Seeking a natural balance
David Hawke/Special to the Packet & Times As we grapple with a rapidly-changing climate, we are also trying to fit a constantly-growing population into a space that environmentally can't support them. This double whammy has created an imbalance between our basic needs and what nature can provide. New ideas are needed, and both government bureaucrats and regular folk have to accept "the old ways" no longer apply.
Whether by accident or by design, Earth Day falls right smack dab between those depressing April showers and their proverbial result of uplifting May flowers. Good a time as any to reflect on our complex roles in the natural workings of this miraculous planet.
If you're old enough to be reading this, then you will already be aware, at least in general terms, we humans need certain elements to live - simple things like clean air, pure water, adequate shelter, nourishing food, healthy soil. And space, perhaps better stated as "give me a place to stand, a place to grow."
As humans, we have evolved to be problem solvers. Yes, there are other species that can also solve problems, such as beavers that build dams to create ponds in which to live, octopus that can open sealed containers, and birds that shove sticks into ant hills to lure out their crawling dinner. But when it comes to tackling the big problems, humans dominate the field.
No matter what the problem - oops, I mean challenge (see, I listen to those inspirational corporate messages) - to find a solution, you need to know the contributing factors and their variables. Polar bears declining? Ice caps melting? Ozone layer depleting? Violent weather patterns emerging? Why? What's happening? What are the factors? What are the answers? To find answers requires research, information collecting, and analysis of that data. Perhaps a trend will be revealed or a constant variant discovered that causes the normal to become abnormal.
To discover a solution to your challenge, the above process will take time. If the problem is identified, metaphorically, on a Monday morning, good solutions are not usually delivered by 3 o'clock Friday afternoon. Oh, there may be an option for a possible solution that is pencilled in, but bona fide solutions need real thought.
When it comes to figuring out how to ensure our continuing existence on this planet, a lot of head scratching needs to take place. And a lot of information needs to be gathered, deciphered and reflected upon.
To be an environmentalist these days can be a depressing choice of lifestyle. Between the recent Harper Conservative government muzzling Canadian environmental scientists to the current buffoonery of the American government destroying data of its environmental agencies, it has the makings to be a gloomy Earth Day indeed.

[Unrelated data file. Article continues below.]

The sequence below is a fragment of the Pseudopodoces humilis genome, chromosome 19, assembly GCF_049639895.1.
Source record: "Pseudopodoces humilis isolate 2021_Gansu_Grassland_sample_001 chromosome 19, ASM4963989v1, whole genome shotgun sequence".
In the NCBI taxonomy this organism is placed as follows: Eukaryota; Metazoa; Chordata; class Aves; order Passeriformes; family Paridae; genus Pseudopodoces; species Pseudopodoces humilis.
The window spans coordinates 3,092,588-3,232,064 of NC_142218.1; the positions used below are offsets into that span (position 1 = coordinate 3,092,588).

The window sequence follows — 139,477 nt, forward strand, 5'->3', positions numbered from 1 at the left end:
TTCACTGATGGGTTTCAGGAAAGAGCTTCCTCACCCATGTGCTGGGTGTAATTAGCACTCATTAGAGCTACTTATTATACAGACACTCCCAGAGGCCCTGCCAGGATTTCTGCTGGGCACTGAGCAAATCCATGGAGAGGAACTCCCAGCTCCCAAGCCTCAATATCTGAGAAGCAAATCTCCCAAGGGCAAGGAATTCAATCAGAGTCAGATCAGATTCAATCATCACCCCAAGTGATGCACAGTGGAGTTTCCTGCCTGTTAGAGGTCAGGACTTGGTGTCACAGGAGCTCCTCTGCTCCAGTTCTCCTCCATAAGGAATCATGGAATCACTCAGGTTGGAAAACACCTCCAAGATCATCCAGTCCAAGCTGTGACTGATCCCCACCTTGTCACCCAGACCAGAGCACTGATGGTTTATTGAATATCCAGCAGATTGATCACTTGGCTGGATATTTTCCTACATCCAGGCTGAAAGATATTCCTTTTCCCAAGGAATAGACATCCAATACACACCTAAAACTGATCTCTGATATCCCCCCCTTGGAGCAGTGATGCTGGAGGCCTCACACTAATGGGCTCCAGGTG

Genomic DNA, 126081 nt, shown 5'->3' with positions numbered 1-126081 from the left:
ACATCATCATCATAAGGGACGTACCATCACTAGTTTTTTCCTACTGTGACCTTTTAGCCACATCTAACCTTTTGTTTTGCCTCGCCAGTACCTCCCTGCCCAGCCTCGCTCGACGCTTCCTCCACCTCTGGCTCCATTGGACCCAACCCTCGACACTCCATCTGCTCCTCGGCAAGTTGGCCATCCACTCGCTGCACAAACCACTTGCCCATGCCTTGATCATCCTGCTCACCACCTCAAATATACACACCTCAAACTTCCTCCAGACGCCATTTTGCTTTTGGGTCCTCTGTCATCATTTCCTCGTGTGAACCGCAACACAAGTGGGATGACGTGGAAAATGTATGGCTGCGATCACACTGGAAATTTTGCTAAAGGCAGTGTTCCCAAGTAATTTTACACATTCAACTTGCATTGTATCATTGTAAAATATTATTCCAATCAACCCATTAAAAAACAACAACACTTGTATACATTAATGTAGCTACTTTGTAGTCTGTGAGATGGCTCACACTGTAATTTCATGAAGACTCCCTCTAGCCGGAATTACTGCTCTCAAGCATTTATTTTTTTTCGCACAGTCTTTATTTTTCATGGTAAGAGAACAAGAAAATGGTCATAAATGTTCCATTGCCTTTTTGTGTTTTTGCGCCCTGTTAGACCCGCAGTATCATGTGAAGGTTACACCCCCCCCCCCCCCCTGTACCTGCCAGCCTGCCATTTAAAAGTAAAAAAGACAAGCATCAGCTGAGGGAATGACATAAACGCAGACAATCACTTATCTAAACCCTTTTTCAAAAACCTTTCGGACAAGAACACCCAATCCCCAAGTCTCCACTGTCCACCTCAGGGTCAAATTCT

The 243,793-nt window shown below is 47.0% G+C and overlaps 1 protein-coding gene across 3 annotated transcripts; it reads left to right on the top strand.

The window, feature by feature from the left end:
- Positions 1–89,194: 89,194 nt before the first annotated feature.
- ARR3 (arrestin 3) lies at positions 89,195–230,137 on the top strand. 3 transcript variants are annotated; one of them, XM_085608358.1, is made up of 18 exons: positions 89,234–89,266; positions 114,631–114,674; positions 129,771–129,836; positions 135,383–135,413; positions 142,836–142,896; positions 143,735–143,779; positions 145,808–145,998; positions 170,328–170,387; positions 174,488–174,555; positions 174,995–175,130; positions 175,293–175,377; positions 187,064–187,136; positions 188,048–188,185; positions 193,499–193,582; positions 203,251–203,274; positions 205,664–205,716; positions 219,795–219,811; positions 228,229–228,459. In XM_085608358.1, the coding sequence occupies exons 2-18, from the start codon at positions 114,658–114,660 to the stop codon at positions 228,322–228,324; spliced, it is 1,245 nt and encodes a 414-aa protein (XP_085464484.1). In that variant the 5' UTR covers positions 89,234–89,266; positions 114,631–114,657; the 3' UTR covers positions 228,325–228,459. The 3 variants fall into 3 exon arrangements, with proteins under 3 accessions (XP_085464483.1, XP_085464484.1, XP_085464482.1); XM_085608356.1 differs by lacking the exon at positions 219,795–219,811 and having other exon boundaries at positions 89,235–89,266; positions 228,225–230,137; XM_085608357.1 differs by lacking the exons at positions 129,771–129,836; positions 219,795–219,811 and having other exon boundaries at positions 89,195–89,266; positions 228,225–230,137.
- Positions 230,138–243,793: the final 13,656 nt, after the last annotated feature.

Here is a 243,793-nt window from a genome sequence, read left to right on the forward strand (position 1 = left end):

Finding a balance between people's wants and needs and what the environment can provide is not a new challenge. The Romans, Greeks, Egyptians, Saxons and others have been wrestling with this dilemma for quite some time. Unfortunately for humans, a warring species, the quick solution seems to be, "if we kill the neighbours, we can have their land, crops and space." This methodology has always yielded less than satisfactory results, as once a battle has been won, the war for more continues.
Today, in the 21st century, we need to take stock of what natural resources remain, who 'controls' them and how best to share these resources so the human species can survive past Friday at 3 p.m.
And so we discover another problem within the first challenge: How does one reason with fellow humans when it comes to balancing diminishing environmental resources with an ever-expanding population that bases its strategic plan on ever-increasing industrial growth using ever-dwindling natural resources to provide economic stability for the masses to provide enough food, water and shelter to raise a family? That statement alone makes no sense, yet, like the ancient Romans and Saxons, we soldier on.
However, despite humans' seemingly built-in need for conflict and war, we also have the ability to hope. And think. And plan. Notwithstanding the sun has a limited time before it burns out, and all races of our species (and everything else) will eventually be wiped out, between the now and the then, we will have to come up with some creative solutions.
First thing to grasp is nature is never static. Everything changes, all on its own, but sometimes the process is retarded or accelerated by meddling human factors. While nature is constantly changing, the basics are always there: clean air, pure water, adequate shelter, nourishing food, healthy soil. The real problem is space - and how we will, or rather must, learn to share it.
If you've got any brilliant ideas, please submit them by 3 p.m. Friday. Oh, and happy Earth Day, everyone.
David Hawke is a columnist for the Packet & Times. He can be contacted at firstname.lastname@example.org.